Discovering habitable earths, hot jupiters, and other close planets with microlensing.
DI STEFANO R.
Abstract (from CDS):
Searches for planets via gravitational lensing have focused on cases in which the projected separation, a, between planet and star is comparable to the Einstein radius, RE. This paper considers smaller orbital separations and demonstrates that evidence of close-orbit planets can be found in the low-magnification portion of the light curves generated by the central star. We develop a protocol for discovering hot Jupiters as well as Neptune-mass and Earth-mass planets in the stellar habitable zone. When planets are not discovered, our method can be used to quantify the probability that the lens star does not have planets within specified ranges of the orbital separation and mass ratio. Nearby close-orbit planets discovered by lensing can be subject to follow-up observations to study the newly discovered planets or to discover other planets orbiting the same star. Careful study of the low-magnification portions of lensing light curves should produce, in addition to the discoveries of close-orbit planets, definite detections of wide-orbit planets through the discovery of "repeating" lensing events. We show that events exhibiting extremely high magnification can effectively be probed for planets in close, intermediate, and wide distance regimes simply by adding several-time-per-night monitoring in the low-magnification wings, possibly leading to gravitational lensing discoveries of multiple planets occupying a broad range of orbits, from close to wide, in a single planetary system.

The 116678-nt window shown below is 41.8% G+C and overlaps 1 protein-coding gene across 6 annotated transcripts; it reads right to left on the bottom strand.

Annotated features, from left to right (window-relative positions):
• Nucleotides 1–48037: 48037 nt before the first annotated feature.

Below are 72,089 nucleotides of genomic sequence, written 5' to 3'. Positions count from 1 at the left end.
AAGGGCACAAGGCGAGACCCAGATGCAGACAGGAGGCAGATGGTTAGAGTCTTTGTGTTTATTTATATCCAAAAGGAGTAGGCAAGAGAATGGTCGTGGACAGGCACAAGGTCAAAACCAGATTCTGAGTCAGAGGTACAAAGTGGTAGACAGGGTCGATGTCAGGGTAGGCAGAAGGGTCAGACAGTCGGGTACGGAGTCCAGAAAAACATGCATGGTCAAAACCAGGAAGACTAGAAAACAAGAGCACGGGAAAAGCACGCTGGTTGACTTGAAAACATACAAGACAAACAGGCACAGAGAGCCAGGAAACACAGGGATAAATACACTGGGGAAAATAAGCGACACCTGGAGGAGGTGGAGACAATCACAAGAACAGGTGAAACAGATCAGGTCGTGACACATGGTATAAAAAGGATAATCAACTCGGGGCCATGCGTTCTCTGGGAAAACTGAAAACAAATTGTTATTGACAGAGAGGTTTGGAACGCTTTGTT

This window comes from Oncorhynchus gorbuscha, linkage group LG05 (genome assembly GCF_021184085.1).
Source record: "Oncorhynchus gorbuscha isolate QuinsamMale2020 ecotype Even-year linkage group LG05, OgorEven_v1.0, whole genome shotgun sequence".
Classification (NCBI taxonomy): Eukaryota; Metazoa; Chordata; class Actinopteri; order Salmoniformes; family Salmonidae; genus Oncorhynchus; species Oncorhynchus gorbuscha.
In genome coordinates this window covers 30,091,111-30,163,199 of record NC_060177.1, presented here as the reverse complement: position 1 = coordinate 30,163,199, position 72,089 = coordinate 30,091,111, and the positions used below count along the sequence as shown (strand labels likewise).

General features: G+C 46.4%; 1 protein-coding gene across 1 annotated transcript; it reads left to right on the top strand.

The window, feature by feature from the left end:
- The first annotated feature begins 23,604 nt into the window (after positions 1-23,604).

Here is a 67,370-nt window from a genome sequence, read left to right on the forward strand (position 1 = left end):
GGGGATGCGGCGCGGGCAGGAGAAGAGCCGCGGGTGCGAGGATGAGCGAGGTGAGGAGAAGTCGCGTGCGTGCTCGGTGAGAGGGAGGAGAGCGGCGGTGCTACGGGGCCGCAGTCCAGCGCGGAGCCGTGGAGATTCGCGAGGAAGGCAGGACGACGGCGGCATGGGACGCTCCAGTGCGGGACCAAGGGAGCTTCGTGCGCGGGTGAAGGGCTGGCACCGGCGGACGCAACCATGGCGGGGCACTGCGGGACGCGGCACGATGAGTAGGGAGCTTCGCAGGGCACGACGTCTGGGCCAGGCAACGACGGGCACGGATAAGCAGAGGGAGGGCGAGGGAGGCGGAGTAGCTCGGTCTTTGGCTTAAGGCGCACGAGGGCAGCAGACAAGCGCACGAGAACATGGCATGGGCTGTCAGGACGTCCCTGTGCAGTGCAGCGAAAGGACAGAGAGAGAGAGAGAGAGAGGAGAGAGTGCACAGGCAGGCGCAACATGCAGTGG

Galaxy: general - gravitational lensing: micro - planets and satellites: detection - surveys